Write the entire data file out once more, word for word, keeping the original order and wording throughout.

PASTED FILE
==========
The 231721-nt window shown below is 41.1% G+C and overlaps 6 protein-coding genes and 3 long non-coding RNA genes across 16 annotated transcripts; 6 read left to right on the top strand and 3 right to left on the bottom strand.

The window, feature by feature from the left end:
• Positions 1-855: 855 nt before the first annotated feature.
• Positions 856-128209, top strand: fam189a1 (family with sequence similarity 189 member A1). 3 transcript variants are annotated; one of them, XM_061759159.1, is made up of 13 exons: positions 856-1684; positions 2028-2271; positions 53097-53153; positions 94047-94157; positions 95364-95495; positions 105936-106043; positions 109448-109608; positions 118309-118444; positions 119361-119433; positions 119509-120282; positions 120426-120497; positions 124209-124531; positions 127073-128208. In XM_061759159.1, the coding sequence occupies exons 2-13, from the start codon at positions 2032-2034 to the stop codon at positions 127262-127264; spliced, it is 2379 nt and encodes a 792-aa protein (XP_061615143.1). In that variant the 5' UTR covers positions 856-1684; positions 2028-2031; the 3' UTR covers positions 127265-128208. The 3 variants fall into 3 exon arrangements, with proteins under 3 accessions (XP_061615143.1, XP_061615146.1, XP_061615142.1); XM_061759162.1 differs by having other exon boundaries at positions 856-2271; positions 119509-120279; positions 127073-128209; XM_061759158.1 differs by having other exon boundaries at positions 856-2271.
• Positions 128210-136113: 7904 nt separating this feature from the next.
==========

The 231721-nt window shown below is 41.1% G+C and overlaps 6 protein-coding genes and 3 long non-coding RNA genes across 16 annotated transcripts; 6 read left to right on the top strand and 3 right to left on the bottom strand.

The window, feature by feature from the left end:
• Positions 1-855: 855 nt before the first annotated feature.
• Positions 856-128209, top strand: fam189a1 (family with sequence similarity 189 member A1). 3 transcript variants are annotated; one of them, XM_061759159.1, is made up of 13 exons: positions 856-1684; positions 2028-2271; positions 53097-53153; positions 94047-94157; positions 95364-95495; positions 105936-106043; positions 109448-109608; positions 118309-118444; positions 119361-119433; positions 119509-120282; positions 120426-120497; positions 124209-124531; positions 127073-128208. In XM_061759159.1, the coding sequence occupies exons 2-13, from the start codon at positions 2032-2034 to the stop codon at positions 127262-127264; spliced, it is 2379 nt and encodes a 792-aa protein (XP_061615143.1). In that variant the 5' UTR covers positions 856-1684; positions 2028-2031; the 3' UTR covers positions 127265-128208. The 3 variants fall into 3 exon arrangements, with proteins under 3 accessions (XP_061615143.1, XP_061615146.1, XP_061615142.1); XM_061759162.1 differs by having other exon boundaries at positions 856-2271; positions 119509-120279; positions 127073-128209; XM_061759158.1 differs by having other exon boundaries at positions 856-2271.
• Positions 128210-136113: 7904 nt separating this feature from the next.